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  3. Draenir could see the bitterness in her eyes flash in her eyes – the betrayal, the hostility, the fear. It was crippling to see his daughter in such a position, trapped like a hare. Yet all he could do was hang his head, his long hair restricting the view of his young grizzled face for a moment. His eyes were closed, and in a moment he had regained his composure.

    Nola may have been a girl, but she had a warrior’s heart. Even in the face of the unknown, of such strangeness and heathen magic, she would do her duty. Even though it was clear to him that she did not wish to. By honour they were both bound – she bound to marry the Elf King, and he, bound by honour to let her go and watch on as she disappeared across that bright boundary between worlds.

    It was in that moment Draenir saw how much his daughter had grown. She had always held such a precious place in his heart, among so many brothers as she had. Why did it have to be now, that he finally saw in her face how strongly she resembled her mother? The curve of her chin, her cupid lips, her fierce dedication to her clan. If only his dearest were here to see how their daughter had matured, she would have cried with joy.

    “You were so tiny, you know. When you were a babe. You decided to come say hello early.” He recalled sitting at his wife’s bedside as she rocked Nola in her arms, fussing over her sleeping self, swaddling her warm. Barely enough energy to keep herself up, but she had made sure Nola was well tended, not letting any of the womanfolk take her. “A healthy, bubbly little child – but so tiny. You barely cried. You barely ate. Drove your mother sick with worry, that first year. But as you grew – such a curious little thing! – she saw. She saw you better than anyone. How strong you were at heart, how pure of purpose. Nothing could stop you when you put your mind to it!” he paused and a smile turned up the corner of his mouth, a glimmer of a distant time swimming in his eyes. “I remember how you’d sneak into the kitchens for extra food. And wandering out into the fields! You came home muddy more than once. Not fitting for a lady.” He could laugh at that. He’d always given a stern eye at the time but it had filled him with pride to have a daughter with such a strong spirit.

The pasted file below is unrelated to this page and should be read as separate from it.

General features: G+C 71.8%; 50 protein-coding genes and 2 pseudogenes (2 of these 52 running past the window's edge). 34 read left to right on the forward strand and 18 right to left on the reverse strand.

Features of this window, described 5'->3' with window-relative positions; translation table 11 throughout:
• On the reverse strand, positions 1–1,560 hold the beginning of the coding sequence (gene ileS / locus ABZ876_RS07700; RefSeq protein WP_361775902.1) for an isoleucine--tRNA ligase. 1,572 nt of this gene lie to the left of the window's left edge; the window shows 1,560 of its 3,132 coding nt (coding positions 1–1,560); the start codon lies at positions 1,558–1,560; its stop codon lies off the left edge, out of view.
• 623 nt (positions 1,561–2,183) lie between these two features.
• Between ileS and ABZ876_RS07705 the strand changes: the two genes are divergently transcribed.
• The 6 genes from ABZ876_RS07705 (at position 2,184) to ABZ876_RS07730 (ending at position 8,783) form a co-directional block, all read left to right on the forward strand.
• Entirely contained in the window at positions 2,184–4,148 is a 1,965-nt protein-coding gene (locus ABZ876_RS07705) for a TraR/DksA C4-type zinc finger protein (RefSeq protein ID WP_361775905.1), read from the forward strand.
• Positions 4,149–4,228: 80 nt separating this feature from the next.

“A strong spirit…” he said gravely. “Never lose that, Nola. The faewilds are a dangerous place for anyone.” Logically he knew she would want for nothing – The Fae King had given his word, and Draenir had made sure it had been in no uncertain terms. The finest food, the finest gowns, he swore on his elvish life that he’d never raise a hand to beat her like some husbands did their wives. “A strong spirit can help you in that world. Do not be deceived by their words or intoxicated by their ways. They will lure you with sweetness or trick you with their wickedness. Only a strong spirit can see through their tricky nature and a level head can outthink their wicked nature.” There was a seriousness to his voice. If there was only one wisdom she took from her town and into that world, he begged the Gods it would be this one.

    Draenir withdrew his hand and pulled away from her, and as tender as their journey had sometimes been, any kindness was gone from his face to all those who did not know him well. He was austere, he was Chief, the Chief who had kept his clan alive during the great wartime. Many other clans could not claim the same. He exhaled heavily.